Mastering your attention is all well and good, but how do you think the very few serene Yoda-types, if you are ever lucky enough to meet one, got to be so serene? No one, man or woman, impresses you with imperturbable peace unless it is earned.
How is imperturbable peace earned? Intensity. The serenity you sense, the trustable feeling of “I’ve got this handled, I love you no matter what, I know some good shit, I’m on your side, I’m badass” doesn’t come from the mountaintop. Nope.
The emanation of presence comes from experience coupled with reflection. Generally, it comes from chosen experience, from people who put themselves through challenge after challenge, in service to learning about themselves, their world, and to test their theories of reality.
Adi Da, a spiritual master, asked his disciples “what are your conclusions about reality?” Whatever they are, you are living according to them. People who have “got it” spiritually have tested their conclusions about reality, and changed their basis of living according to the results.
Such tests of conclusions about reality come at the extremes, not in the cushy-mushy middle of mediocre life, where any number of theories about reality can be comfortably entertained.
Intensity is the principle of maximum neuroplasticity, the moments when attention is focused more than one would believe possible, when outer and inner events take on a vividness and strangeness, when possibility insists on itself beyond our falsely made safety boundaries.
The extremes of life and experience, whether of an outer or inner intensity, prolonged or instantaneous, forge a certainty of philosophy, if they are allowed to. In intensity one is changed radically, swiftly.
We are constantly marketed comfort, safety, platitudes and media substitutes for experience. We culturally avoid intensity, and as a result our conclusions about reality are generally tentative and weak, and so are our convictions, which end up strident, stifled, or wavering rather than lived certain as being itself.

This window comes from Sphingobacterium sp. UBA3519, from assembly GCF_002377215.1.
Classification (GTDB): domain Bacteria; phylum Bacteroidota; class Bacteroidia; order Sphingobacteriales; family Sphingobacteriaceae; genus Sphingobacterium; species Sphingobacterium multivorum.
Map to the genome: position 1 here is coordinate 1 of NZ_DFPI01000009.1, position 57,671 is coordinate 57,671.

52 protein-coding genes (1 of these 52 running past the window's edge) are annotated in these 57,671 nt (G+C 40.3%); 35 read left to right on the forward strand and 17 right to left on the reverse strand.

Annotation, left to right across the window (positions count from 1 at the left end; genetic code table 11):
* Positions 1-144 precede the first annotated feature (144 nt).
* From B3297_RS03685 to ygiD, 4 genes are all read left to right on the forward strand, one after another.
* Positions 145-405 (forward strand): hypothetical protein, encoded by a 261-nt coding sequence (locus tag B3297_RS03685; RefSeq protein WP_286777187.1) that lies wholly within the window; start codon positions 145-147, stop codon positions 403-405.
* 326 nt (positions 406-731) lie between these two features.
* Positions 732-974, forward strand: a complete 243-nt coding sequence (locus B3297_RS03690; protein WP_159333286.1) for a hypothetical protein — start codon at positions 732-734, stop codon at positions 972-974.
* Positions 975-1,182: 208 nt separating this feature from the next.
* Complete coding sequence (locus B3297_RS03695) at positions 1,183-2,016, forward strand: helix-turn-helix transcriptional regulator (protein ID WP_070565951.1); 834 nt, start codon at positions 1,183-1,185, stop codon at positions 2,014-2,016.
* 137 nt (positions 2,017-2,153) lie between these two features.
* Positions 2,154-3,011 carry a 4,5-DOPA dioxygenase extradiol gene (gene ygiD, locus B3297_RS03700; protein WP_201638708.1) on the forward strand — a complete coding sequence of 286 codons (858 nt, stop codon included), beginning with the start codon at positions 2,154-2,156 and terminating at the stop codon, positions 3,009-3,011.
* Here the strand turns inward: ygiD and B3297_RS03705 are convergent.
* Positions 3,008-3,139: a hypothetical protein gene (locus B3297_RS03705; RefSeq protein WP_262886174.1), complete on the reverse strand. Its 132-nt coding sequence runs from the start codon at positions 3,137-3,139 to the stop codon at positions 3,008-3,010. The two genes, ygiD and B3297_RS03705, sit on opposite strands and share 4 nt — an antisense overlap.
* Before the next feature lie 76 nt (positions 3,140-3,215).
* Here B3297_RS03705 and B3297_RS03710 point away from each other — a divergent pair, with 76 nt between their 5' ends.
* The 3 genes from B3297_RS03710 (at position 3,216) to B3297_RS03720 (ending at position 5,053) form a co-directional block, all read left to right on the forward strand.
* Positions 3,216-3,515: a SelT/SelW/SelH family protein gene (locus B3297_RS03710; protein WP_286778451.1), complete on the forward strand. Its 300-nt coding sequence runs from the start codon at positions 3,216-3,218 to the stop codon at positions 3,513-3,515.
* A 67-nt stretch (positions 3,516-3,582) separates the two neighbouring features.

We rarely take advantage of this tool that is always to hand, rarely choose intensity to reveal bottom-line, rubber-meets-the-road truth. But it is only way to forge the calm, relaxed, wise certainty that we admire in others, who have chosen it.
As for the philosophers? Herman Melville put it thus, where he describes the intensity of the whale-line, a rope, coiled about a tiny boat, attached to a harpoon meant to be driven into a whale:
For, when the line is darting out, to be seated then in the boat, is like being seated in the midst of the manifold whizzings of a steam-engine in full play, when every flying beam, and shaft, and wheel, is grazing you. It is worse; for you cannot sit motionless in the heart of these perils, because the boat is rocking like a cradle, and you are pitched one way and the other, without the slightest warning; and only by a certain self-adjusting buoyancy and simultaneousness of volition and action, can you escape being made a Mazeppa of, and run away with where the all-seeing sun himself could never pierce you out.
A few lines later, Melville describes the calm derived from this intensity:
And if you be a philosopher, though seated in the whale-boat, you would not at heart feel one whit more of terror, than though seated before your evening fire with a poker, and not a harpoon, by your side.